I don’t think NYC can run like small towns. From what I know about the city government its like 6 governments running the entire city. One for each borough and another one for the entire city itself. Between the amount of people living there, the area of the city and everything else, you’re going to end up with some “wasteful” spending.

      Governments grow with the demand and they don’t really grow efficiently.

      Of course this could be all wrong.

    • Dondegroovily says:

      It’s probably just part of his job. I imagine he’s probably a security watch, meaning he’s mostly watching for trouble-making bums and drug dealers.

      • MauriceCallidice says:

        He’s a Sanitation Dept. officer. A trash cop. I don’t think he’s prowling the mean streets looking for drug dealers.

      • Villnius says:

        Maybe not. In most municipalities in Ontario, Canada, there are bylaws in place against “stealing” recyclables. A home owner can give his trash or recyclables to anyone he wants, but once it’s out on the curb, it’s property of the city.

        Metal recycling generates a HUGE amount of revenue for many cities. Since it helps offset the cost of running waste and recycling programs, that’s a major plus if you don’t want to piss people off by raising their taxes.

        Toronto saw a huge dip in metal recycling revenues a few years back, when the price of steel, copper, and to an extent, aluminum spiked. Trash scavengers were pulling up from home to home to root through the trash for anything made of metal to sell to scrap dealers. They’d leave the rest of the stuff strewn on the front lawn when they left, and the city lost millions.

        I guess trash scavenging was a big problem for this city too,

    • working class Zer0 says:

      “My job was to sit and watch and conduct surveillance to see if anyone would come out to take it unauthorized.”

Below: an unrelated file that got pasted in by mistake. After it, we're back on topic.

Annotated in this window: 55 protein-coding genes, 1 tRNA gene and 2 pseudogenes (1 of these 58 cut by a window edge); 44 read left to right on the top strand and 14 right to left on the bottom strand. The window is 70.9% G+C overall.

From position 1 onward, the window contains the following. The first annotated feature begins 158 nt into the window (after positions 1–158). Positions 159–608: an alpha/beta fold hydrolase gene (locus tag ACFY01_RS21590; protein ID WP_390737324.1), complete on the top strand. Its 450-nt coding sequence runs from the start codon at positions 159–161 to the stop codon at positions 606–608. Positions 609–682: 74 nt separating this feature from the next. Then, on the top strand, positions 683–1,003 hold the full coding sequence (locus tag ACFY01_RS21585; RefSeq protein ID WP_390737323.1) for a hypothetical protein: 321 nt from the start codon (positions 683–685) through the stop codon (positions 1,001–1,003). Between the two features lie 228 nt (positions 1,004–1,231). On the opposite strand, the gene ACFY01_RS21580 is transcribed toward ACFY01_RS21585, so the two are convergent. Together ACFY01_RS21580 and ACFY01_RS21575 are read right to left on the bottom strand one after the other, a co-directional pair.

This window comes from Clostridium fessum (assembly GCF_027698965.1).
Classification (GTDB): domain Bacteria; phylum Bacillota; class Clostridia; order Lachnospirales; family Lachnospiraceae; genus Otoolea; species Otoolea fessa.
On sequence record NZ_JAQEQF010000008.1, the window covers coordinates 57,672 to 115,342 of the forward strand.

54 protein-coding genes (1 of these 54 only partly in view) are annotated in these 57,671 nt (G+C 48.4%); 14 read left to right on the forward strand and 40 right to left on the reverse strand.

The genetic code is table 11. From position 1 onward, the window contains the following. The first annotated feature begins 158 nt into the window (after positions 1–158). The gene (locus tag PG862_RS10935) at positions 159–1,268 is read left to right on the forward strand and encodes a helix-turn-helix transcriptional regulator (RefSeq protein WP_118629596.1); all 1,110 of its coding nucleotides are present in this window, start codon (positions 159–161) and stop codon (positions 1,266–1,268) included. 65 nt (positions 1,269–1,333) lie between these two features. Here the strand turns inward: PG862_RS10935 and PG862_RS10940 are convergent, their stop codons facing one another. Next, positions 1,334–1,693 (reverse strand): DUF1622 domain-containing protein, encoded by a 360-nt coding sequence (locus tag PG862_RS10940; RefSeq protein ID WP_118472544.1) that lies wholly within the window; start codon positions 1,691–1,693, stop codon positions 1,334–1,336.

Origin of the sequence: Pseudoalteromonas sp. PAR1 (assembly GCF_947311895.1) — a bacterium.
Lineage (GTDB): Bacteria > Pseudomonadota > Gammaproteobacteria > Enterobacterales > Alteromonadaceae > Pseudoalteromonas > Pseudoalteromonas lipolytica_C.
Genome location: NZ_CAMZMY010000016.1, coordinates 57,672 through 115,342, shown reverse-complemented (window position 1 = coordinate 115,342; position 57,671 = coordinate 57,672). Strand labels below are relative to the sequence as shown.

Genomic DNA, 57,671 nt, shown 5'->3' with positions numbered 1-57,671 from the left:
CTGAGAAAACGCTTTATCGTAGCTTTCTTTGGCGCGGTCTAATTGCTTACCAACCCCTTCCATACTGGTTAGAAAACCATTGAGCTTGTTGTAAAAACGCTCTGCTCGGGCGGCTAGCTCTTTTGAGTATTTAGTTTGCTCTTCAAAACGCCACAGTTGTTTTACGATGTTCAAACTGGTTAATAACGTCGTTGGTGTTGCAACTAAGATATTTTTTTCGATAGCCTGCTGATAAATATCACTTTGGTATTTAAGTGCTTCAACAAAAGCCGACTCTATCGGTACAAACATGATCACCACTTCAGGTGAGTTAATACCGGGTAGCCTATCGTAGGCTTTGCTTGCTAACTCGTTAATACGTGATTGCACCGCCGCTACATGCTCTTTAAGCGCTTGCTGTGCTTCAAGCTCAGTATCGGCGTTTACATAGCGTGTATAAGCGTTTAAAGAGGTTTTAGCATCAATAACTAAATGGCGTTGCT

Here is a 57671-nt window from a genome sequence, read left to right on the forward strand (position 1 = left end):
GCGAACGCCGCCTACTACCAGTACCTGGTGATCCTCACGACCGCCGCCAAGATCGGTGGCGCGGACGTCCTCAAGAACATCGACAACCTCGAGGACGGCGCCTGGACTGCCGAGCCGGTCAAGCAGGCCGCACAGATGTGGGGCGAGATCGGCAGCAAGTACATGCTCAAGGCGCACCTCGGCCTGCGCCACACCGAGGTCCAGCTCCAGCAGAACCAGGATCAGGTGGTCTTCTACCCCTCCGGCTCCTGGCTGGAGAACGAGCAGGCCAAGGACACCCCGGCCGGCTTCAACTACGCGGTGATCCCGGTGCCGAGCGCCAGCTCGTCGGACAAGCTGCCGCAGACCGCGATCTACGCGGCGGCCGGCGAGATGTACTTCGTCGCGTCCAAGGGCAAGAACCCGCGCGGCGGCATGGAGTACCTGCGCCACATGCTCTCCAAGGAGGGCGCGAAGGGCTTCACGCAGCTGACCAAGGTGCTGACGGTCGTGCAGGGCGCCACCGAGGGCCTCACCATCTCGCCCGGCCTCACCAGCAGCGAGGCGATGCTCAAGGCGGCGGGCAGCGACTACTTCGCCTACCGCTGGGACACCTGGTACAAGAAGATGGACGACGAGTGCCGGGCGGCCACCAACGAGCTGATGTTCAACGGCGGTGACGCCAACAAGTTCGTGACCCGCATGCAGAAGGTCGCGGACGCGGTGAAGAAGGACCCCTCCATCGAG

The judge then sentenced the sanitation worker to a mild to moderate bitch slapping for not having the common sense to realize that somone just desperately wanted an air conditioner.

  2. Hoss says:

    So I was right, it was a sting. What a great country

  3. Thyme for an edit button says:

    I think it’s nutty that a city can claim a property interest in something that has been abandoned.

    • Conformist138 says:

      In a lot of cities (like mine, go Portland!), garbage is considered PUBLIC property, not just government property. So, finders-keepers if something is legitimately tossed out. We might not bring in fines for busting old aunties and their AC-hauling nephews, but we also don’t have people paid to conduct stings on broken appliances. In fact, I bet we save money by not really needing as many people for removing odd or large items at all. Just move your thing to the curb, put an ad on craigslist, and watch it vanish in 5 minutes. It’s a great example of citizens taking care of our own messes for free with no interference; only truly worthless items need to be hauled off by sanitation workers.

      I love when so much effort is put into protecting/controlling something, it makes the benefits seem utterly pointless.

    • vastrightwing says:

      Oh how about the bottle deposit tax. This is not about keeping bottles off the street. It’s about keeping the $0.05 deposits that are never claimed. Recycling is about towns keeping the money they get from turning in the plastic and glass. Red light cameras, seat belt laws, etc., are all about the money they collect, not about safety. In short, most about what cities and towns do is about collecting money, less about safety and providing value to its denizens. This is nothing more than yet another example of your local officials dreaming up new revenue streams. Stay tuned!

  4. FreshPorcupineSalad says:

    So they set up a sting to see who would take a thrown out AC unit? Like for real?

    • Rachacha says:

      With a $4000 fine it would be more profitable than drug or prostitution stings.

      • Conformist138 says:

        A man could shoot up and then go ride a hooker bareback in a park and potentially get off with a lesser fine than a man who asks nicely to take a bit of garbage blighting up the street. A piece of garbage that was not hauled away by sanitation workers, but instead fiercely guarded by one!

        And more people in prison are there for non-violent drug convictions than just about anything else, many for shit like having or selling pot. Weed and abandoned garbage: the calling cards of only the most dangerous predators in society!

        *headdesk* humans are particularly stupid monkeys.

        • ej84 says:

          and this was the best example you could come up with for something that costs less than $4,000?